Concerned at the Ambrones and Cimbri rampaging so deep into Italy, the Senate had ordered Qunitus Caecilius Metellus’ recently-raised army of veterans and recruits to be stationed outside Rome. Thus deployed, they were available to protect the City, making use of the time for the veterans to work at turning the new recruits into soldiers worthy of the title of Roman legionaries.
Metellus had deployed his forces in parallel lines. Longinus' small force in front, his own veterans behind them and Saturninus' partially-tgrained recruits in the last line. Longinus' men were to absorb the initial Ambrones' onslaught, which would then be broken by Metellus' veterans. Saturninus men, the largest of all the commands, was in support, available to defend against any break-through.
Seeing the large Roman force before him, Boiroix sent forward his slingers and archers, whilst holding his warbands at a safe distance.
(A six of spades turned up meant that Longinus' legionaries were not at their best that day).
The Ambrones' skirmishers got the better of the initial combat 'tween the opposing light troops.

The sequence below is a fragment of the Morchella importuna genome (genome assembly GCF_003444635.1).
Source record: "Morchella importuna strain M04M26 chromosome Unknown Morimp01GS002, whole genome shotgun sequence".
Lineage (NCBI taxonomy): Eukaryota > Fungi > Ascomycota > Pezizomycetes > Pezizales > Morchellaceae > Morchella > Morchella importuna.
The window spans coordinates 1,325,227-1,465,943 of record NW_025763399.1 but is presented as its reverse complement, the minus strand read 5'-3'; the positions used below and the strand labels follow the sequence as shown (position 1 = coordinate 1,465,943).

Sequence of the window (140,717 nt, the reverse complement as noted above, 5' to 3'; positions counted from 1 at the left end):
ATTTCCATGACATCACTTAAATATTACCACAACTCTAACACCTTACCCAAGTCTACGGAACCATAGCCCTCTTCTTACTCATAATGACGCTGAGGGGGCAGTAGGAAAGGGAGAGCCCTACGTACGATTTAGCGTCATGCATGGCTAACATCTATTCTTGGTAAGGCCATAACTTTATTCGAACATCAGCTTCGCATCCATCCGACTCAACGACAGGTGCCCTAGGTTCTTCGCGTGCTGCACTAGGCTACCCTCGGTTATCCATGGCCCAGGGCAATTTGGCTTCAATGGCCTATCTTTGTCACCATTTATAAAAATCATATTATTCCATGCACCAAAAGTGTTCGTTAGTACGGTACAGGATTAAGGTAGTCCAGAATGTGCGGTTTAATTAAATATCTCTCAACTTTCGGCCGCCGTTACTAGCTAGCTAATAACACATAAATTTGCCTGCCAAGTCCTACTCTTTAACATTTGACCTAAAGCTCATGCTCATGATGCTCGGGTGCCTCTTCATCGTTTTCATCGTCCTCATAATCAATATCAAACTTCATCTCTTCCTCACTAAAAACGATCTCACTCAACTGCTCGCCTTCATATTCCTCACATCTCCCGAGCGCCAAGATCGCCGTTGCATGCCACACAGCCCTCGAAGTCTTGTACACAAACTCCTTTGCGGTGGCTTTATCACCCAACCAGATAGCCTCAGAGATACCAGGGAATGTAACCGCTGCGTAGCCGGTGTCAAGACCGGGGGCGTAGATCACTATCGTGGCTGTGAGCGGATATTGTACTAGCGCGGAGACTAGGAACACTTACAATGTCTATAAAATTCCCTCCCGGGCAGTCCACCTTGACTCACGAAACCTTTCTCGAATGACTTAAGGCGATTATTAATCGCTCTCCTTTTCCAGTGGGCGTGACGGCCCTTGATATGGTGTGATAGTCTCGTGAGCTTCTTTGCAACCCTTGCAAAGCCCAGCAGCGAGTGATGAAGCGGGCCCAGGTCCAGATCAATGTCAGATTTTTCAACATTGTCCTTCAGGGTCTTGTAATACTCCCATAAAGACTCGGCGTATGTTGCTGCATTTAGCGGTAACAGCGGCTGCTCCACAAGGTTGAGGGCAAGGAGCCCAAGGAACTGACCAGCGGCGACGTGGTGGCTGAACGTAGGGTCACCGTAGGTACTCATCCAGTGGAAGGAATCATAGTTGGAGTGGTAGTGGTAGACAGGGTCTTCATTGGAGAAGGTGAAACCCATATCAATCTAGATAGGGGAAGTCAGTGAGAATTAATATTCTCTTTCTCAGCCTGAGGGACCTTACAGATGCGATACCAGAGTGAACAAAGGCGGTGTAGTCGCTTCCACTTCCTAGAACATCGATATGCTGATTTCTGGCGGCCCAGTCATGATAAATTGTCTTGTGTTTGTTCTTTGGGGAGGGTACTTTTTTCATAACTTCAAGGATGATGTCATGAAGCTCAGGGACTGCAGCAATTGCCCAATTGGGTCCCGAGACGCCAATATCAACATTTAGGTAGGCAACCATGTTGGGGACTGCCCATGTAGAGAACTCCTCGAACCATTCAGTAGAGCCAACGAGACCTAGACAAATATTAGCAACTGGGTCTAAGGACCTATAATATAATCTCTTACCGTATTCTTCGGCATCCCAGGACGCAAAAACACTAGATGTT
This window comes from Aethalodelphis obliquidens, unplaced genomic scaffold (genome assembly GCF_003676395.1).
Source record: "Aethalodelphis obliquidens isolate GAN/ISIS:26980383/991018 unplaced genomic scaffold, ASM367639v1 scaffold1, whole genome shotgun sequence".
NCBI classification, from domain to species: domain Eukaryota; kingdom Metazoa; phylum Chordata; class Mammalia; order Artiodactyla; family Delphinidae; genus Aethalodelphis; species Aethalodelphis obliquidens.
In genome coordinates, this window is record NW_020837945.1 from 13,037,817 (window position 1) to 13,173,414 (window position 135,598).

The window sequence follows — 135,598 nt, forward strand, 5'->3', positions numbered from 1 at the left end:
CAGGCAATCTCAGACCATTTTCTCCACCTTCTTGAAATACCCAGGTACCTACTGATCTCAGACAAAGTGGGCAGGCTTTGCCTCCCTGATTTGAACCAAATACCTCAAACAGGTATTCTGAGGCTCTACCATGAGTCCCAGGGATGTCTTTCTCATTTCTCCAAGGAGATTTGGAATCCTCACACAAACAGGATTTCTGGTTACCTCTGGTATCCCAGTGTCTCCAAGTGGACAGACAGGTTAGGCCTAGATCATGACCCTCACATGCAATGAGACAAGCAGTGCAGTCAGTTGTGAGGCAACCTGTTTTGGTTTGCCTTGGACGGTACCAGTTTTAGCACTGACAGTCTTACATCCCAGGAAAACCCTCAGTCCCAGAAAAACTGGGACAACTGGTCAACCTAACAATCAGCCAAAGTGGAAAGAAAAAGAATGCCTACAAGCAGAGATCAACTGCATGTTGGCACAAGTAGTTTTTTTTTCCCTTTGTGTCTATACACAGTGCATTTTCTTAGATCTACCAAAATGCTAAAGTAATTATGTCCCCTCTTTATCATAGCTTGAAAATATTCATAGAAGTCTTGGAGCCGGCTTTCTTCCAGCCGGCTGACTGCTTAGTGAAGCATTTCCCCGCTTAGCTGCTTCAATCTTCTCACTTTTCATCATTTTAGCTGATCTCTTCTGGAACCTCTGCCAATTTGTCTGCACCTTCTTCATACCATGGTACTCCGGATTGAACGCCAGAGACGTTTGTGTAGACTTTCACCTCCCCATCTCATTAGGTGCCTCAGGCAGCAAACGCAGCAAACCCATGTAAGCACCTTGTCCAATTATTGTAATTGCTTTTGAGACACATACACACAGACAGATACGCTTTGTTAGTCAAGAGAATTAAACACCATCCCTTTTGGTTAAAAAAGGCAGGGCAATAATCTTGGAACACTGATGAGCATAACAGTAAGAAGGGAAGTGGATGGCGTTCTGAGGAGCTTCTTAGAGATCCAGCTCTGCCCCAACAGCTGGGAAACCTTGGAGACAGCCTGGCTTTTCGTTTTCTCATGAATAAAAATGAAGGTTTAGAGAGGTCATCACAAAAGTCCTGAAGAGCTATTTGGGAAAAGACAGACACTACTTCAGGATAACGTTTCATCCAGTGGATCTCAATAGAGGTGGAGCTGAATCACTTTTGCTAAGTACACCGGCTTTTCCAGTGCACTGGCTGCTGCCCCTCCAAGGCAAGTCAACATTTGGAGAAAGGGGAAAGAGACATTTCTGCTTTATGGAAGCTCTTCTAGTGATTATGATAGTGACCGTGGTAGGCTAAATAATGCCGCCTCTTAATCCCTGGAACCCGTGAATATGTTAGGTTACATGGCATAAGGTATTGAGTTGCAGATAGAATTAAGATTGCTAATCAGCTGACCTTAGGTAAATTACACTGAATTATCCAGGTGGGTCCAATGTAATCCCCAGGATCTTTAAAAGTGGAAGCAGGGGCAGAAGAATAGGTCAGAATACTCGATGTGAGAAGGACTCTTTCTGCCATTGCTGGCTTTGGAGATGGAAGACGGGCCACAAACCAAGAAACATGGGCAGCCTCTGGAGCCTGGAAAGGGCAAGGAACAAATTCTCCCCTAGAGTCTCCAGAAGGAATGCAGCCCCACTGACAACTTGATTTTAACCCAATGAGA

The Ambrones' cavalry attempted to outflank Longinus' line, but were themselves flanked by Metellus' Roman cavalry.
Metellus' plan seemed to be working as more of the Ambrone warbands reacted to the advance of Longinus' troops.
That six of spades proved prophetic as Longinus' legionaries were over-run in the first contact (in Impetus a six for determination of permanent losses is not a good result!).
Longinus' command broken, Metellus' veterans prepared to receive the still-fresh Ambrone warbands (the plan had not worked so well after all). Saturninus' men provided depth in support.
Pressure mounted on the Roman right flank as Metellus' Roman cavalry and Cretan archers were broken, ...
Thanks to the veterans that the senate had withdrawn from Spain and Africa, firstly the Teutones and now the Ambrones had been defeated. There still remained the Cimbri who, while this battle was occurring, were attacking Caepio at the Second Battle of Spoletium.